New Lindenfield guide to helping teenagers and young adults stay confident and feel good about themselves.
Teens today need more help than ever. Being expected to grow up quickly; facing the problems of immense peer pressure; facing exam challenges – and getting to grips with the many changes and events of the teenage years can be exceedingly daunting.
Confidence levels and the grown-up personality are moulded in your teens, and setbacks around this time can seriously impact on self-esteem in later life. However, confident teenagers should grow up to become confident people and this book shows how parents can best understand, support, befriend and give confidence to their teenage child.
Written for adults, this is a candid and sympathetic guide which will help parents to be prepared for the roller coaster teenage years.
Why it’s important to acknowledge that times have changed.
• Why experimentation is important to your teen’s identity and well being.
• How to nurture your child through a bad patch.
• How to help your child develop healthy independence.
• What teenagers worry about. Where to start with sexuality, drugs, work, college and the future.
The book includes tips on how to deal with typical teenager scenarios and has a series of Golden Rules for parents to follow.
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Gael Lindenfield is the bestselling author of Confident Children, Confident Teens, Emotional Confidence, Super Confidence, Assert Yourself, Self Esteem, Self Motivation, The Positive Woman and Managing Anger.
She lives in Oxford, is immensely popular and holds lectures and courses around the UK. She works with the Parent Network and other similar groups, giving talks to parents in the UK and Ireland.
Review the ‘Rulebook’ Jointly and Frequently
‘The joy of being young is to disobey – but the trouble is, there are no longer any orders.’
Of course no self-respecting teen loves rules. Indeed, an essential part of their growing-up job is to hate them and break them!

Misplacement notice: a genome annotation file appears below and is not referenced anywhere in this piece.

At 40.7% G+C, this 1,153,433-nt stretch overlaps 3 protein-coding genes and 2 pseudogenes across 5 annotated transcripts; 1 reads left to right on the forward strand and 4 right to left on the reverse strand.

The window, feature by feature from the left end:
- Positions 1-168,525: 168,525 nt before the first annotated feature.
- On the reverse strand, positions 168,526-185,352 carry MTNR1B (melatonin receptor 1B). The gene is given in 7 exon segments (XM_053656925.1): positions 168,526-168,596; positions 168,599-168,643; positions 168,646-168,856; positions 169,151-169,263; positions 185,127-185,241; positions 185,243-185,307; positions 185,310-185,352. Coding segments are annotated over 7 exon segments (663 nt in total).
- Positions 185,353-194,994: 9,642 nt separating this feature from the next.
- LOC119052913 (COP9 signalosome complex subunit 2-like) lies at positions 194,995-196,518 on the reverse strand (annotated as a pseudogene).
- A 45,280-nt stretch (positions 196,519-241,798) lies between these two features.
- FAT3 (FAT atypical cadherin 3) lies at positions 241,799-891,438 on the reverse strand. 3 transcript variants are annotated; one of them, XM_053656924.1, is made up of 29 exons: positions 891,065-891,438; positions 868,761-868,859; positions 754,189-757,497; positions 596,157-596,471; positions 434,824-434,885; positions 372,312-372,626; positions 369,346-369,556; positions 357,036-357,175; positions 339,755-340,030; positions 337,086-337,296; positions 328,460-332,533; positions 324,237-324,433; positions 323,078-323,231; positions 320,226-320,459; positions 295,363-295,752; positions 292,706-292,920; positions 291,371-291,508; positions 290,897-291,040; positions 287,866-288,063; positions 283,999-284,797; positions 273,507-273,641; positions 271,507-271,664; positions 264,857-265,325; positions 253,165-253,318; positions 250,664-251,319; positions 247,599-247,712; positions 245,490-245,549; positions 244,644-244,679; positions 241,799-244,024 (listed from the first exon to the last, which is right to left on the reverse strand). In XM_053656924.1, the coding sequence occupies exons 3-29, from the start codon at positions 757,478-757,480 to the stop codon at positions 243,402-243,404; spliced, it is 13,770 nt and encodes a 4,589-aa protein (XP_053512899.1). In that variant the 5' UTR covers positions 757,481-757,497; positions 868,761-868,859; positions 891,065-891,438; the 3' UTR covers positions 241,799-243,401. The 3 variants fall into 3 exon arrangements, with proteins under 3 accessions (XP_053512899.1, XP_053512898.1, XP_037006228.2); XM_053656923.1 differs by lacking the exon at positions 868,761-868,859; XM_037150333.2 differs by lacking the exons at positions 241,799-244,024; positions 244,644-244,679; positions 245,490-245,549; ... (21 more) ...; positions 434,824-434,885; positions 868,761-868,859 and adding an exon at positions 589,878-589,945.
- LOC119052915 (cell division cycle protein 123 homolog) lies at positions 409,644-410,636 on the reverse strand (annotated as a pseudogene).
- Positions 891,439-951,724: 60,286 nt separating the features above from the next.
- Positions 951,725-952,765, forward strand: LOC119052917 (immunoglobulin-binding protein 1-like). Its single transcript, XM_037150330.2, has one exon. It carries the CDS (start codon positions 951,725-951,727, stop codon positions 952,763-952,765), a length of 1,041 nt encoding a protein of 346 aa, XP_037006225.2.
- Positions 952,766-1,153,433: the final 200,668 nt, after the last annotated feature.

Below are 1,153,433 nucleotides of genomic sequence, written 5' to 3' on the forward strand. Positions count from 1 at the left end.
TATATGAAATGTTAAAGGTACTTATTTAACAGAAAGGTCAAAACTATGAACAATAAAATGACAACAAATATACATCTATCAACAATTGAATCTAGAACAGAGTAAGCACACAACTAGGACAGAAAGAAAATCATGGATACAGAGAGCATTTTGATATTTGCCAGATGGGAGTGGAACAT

Perhaps you feel that your child has been doing just this from the moment he or she could walk or talk! If so, you may well wonder why rules should suddenly become such a special ‘issue’ at this time. The reason is that during their teen years, testing them takes on some different and quite specific extra functions.
In their earlier years, children test rules either to get more attention from those who care for them or to establish a sense of security. ‘Pushing the limits’ gives them the confirmation that they are still being seen and heard and it helps them to map out their safety zones. It is a way of finding out where they can go and what they can say without getting hurt or losing the love of their carers.
The moral implications of rules pass younger children by. This is quite simply because it isn’t until adolescence that our brains develop their capacity for abstract reasoning. So, until this time most children do not have the neutral equipment to allow them to grapple with intellectual concepts. This means that although they may know what the world thinks is right and wrong, they cannot understand why they should or shouldn’t do something. Once they reach teenhood, testing the ‘rulebook’ becomes a tool, which they can use to explore moral ideas and beliefs. (Provoking you into an argument is of course another popular way of doing the same thing).